Leveraging Artificial Intelligence and Machine Learning to Advance Environmental Health Research and Decisions

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June 6-7, 2019

National Academies of Sciences, Engineering, and Medicine
Keck Center, Room 100
500 5th Avenue NW
Washington, DC 20001

Meeting Details

Session 4 – Hands-On Machine Learning Demo Materials

Artificial Intelligence is being called the new electricity—a technological invention that promises to transform our lives and the world.  The resurgence of investment and enthusiasm for artificial intelligence, or the ability of machines to carry out “smart” tasks, is driven largely by advancements in the subfield of machine learning.  Machine learning algorithms can analyze large volumes of complex data to find patterns and make predictions, often exceeding the accuracy and efficiency of people who are attempting the same task. Driven by tremendous growth in data collection and availability as well as computing power and accessibility, artificial intelligence and machine learning applications are rapidly growing in society, including retail (e.g., predicting consumer purchases), the automotive industry (e.g., self-driving cars), and health care (e.g., automated medical diagnoses).

This workshop explored emerging applications and implications of AI and machine learning in environmental health research. Speakers highlighted the use of AI and machine learning to characterize sources of pollution, predict chemical toxicity, estimate human exposures to contaminants, and identify health outcomes, among other applications.   Although these applications show promise, questions remain about the use of AI and machine learning in environmental health research and public policy decisions.  Workshop participants examined how fundamental issues about data availability, quality, bias, and uncertainty in the data used to develop machine learning algorithms are compounded by lack of transparency and interpretability of AI systems. Participants also discussed how these issues may impact the reproducibility and replicability of results, deliver misleading or inaccurate results, and potentially diminish social trust in research. The workshop featured a hands-on learning session to engage scientists and decision makers in these important, cross-disciplinary issues.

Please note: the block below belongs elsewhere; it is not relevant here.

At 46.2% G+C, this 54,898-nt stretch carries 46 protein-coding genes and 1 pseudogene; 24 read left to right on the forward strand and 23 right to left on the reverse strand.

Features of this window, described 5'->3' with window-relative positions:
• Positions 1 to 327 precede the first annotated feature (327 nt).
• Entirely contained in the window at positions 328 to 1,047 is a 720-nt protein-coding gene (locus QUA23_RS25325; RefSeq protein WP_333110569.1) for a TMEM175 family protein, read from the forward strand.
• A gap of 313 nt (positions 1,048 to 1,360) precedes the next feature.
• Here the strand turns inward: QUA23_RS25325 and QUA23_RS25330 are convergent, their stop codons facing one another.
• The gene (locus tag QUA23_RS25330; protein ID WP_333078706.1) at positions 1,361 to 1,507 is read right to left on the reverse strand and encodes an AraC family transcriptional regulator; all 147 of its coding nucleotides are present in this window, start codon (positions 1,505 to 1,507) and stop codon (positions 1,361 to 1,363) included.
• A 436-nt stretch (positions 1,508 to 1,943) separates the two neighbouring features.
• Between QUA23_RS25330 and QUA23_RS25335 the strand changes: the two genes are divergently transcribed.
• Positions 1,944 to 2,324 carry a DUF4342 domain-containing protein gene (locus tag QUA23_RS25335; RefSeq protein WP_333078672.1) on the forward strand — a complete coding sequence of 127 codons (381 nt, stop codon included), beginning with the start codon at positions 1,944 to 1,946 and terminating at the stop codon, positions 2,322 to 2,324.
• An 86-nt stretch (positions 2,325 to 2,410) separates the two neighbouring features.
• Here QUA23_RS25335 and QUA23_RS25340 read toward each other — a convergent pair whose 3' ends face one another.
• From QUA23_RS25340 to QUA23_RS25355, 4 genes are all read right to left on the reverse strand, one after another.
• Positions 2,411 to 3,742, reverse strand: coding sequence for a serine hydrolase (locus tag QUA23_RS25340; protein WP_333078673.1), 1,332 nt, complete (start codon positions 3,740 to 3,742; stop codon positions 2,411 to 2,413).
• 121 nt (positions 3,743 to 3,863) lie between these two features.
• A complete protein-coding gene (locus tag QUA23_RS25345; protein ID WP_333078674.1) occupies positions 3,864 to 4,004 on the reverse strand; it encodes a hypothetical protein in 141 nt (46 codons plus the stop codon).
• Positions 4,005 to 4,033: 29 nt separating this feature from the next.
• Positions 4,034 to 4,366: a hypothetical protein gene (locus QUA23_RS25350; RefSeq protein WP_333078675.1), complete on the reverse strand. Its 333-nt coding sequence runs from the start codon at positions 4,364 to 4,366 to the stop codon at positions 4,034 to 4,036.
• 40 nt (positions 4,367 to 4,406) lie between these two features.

This event was made possible by the generous support of the National Institute of Environmental Health Sciences.


Workshop organizing committee: Kevin Elliott, Michigan State University; Nicole Kleinstreuer, National Institutes of Health; Patrick McMullen, ScitoVation; Gary Miller, Columbia University; Bhramar Mukherjee, University of Michigan; Roger D. Peng, Johns Hopkins University; Melissa Perry, The George Washington University; Reza Rasoulpour, Corteva Agriscience

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